Meet Hero Ambassador Jonathan Nagrant. Jonathan was diagnosed with ependymoma (a type of brain cancer) at the age of 7. He is now a confident 11-year-old and a proud ambassador for ALSF telling his inspiring story of hope at events big and small.
|Jonathan after brain surgery to remove his tumor.|
|Jonathan one day after surgery learning how to walk again.|
|Jonathan today! Speaking at a golf outing on behalf of ALSF.|
Another on of our heroes, Brady Williams, was diagnosed with neuroblastoma just before he turned 2, but is now a cancer free 7-year-old who recently spoke for the first time at a local school fundraising for ALSF.
|Brady and his mom Megan.|
Happy lemonade season!
|Alex and her mom, Liz Scott.|
This Mother’s Day, our partner Northwestern Mutual is celebrating all moms as heroes, by raising funds and awareness to fight childhood cancer with the #MyHeroMom campaign. Northwestern Mutual has already kicked off the campaign with a $25,000 donation, but from now through May 13, they’ll try to raise another $25,000 for ALSF and you can help. Honor a heroic mom or mother-figure in your life – whether a mom, daughter, aunt, sister or friend simply by uploading an image to Twitter, Instagram and/or Facebook with the hashtag #myheromom. Photos can depict you and your mother figure or a symbolic image of your mom as a hero. For each use of the hashtag #MyHeroMom, the Northwestern Mutual Foundation will donate $5 to ALSF, up to $50,000.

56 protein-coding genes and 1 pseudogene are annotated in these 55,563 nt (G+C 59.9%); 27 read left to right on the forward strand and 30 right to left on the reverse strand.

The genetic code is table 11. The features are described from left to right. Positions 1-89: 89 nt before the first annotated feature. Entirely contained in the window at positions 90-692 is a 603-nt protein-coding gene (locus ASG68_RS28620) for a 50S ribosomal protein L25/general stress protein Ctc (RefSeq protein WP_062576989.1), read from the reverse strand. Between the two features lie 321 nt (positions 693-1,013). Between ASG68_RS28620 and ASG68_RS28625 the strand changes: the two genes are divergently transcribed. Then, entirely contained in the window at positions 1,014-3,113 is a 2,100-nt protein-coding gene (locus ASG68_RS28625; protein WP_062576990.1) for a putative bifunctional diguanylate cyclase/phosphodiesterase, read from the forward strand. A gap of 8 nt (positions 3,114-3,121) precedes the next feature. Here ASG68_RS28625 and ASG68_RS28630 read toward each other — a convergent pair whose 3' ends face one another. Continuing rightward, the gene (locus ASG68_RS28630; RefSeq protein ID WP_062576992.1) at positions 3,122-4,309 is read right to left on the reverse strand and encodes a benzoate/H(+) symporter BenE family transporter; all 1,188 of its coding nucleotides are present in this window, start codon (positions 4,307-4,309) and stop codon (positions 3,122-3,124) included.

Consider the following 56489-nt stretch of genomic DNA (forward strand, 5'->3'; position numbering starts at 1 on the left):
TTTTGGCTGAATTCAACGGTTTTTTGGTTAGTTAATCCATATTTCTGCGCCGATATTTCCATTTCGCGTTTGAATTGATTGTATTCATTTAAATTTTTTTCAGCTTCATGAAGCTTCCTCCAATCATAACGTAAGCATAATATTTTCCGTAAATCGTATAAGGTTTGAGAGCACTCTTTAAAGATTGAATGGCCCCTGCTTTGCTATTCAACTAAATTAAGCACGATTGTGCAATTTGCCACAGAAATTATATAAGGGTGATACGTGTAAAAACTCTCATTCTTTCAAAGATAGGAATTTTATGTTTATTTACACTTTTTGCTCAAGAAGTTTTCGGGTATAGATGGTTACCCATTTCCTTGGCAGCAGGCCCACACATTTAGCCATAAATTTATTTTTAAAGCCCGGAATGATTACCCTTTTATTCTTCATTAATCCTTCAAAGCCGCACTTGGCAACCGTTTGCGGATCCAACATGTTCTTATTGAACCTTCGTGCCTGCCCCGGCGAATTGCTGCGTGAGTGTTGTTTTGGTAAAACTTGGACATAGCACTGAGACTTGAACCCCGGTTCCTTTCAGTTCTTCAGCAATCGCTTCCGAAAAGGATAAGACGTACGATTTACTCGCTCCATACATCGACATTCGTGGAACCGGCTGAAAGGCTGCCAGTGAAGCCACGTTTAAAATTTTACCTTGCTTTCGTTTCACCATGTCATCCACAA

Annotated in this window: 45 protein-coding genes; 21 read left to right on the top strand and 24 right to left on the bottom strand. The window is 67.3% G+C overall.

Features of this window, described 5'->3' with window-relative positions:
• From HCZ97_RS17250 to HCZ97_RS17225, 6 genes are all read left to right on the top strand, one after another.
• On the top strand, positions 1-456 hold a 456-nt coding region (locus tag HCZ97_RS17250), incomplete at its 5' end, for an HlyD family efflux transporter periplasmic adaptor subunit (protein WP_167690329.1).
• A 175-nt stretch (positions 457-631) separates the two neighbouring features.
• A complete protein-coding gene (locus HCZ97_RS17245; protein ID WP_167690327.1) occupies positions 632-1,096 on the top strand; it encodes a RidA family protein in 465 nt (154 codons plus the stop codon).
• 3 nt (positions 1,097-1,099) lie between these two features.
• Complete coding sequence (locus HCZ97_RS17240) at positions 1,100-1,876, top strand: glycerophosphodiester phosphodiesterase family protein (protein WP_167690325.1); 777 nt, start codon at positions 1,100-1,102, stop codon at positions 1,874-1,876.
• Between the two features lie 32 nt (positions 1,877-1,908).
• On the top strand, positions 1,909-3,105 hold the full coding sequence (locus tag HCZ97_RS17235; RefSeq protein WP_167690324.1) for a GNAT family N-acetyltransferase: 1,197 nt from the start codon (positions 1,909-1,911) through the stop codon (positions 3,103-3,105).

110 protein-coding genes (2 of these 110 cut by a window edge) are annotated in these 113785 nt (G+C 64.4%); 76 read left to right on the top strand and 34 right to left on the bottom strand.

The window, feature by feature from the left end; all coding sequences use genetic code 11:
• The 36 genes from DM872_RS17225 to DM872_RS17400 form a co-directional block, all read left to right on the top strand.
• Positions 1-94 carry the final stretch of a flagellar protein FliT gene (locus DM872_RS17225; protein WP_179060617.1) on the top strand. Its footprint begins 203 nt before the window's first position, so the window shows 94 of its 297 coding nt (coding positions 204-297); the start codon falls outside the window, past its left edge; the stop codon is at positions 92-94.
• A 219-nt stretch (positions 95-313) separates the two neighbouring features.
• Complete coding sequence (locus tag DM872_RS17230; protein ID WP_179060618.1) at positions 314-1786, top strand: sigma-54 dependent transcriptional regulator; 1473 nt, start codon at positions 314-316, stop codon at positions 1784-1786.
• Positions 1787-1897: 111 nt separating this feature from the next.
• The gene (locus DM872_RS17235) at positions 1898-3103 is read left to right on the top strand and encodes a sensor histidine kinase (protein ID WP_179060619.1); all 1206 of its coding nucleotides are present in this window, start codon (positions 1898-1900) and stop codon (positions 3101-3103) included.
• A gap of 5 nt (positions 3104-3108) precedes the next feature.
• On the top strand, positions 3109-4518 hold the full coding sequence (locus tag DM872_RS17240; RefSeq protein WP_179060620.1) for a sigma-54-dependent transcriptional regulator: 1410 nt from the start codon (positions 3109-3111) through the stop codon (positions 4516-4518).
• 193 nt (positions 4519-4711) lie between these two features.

Let’s face it, you can never go wrong with flowers. Brighten up your mom’s day by sending her an arrangement from Teleflora’s Sunny Day Pitcher bouquet collection at Teleflora.com and they will donate 10% of the revenue to ALSF. There are 5 fun bouquets' to choose from that all include a yellow ceramic pitcher (perfect for serving up some lemonade)!
Can you imagine the look on your mom’s face if she won a new car? It would be a hard gift to top, but you can provide her with the opportunity by purchasing a raffle ticket for a chance to win a 2015 Volvo XC60. The winning ticket will be drawn on Saturday, June 7 at You’ve been asking for it and it’s finally here – a new ALSF t-shirt made especially for ladies. The “smiling lemons” t-shirt is a navy blue v-neck and super soft. You can pre-order one now online (only $18), we expect them to ship mid-May. We also have more new t-shirts available for pre-order that Mom (or anyone) is sure to love including our official 2014 t-shirt , a new "One Cup at a Time" t-shirt and more! Check them all out at Alex’s Shop online.
Staring today (May 5) through May 26, donate $1 at your local Five Below store in exchange for a lemon-shaped pinup that you can dedicate to Mom and hang on the wall of the store. In addition, Five Below will be selling limited-edition, lemon-scented Funky Fingers brand nail polish and EOS lemon drop lip balm and donating a portion of the proceeds to ALSF.
March Madness may be over and let’s just say that I am one happy basketball fan with both the UConn men’s and women’s team winning national titles. In case you haven't figured it out yet, I am proud to be from Connecticut, and proud to be a UConn grad, but my love for the university and the town of Storrs goes much deeper than basketball.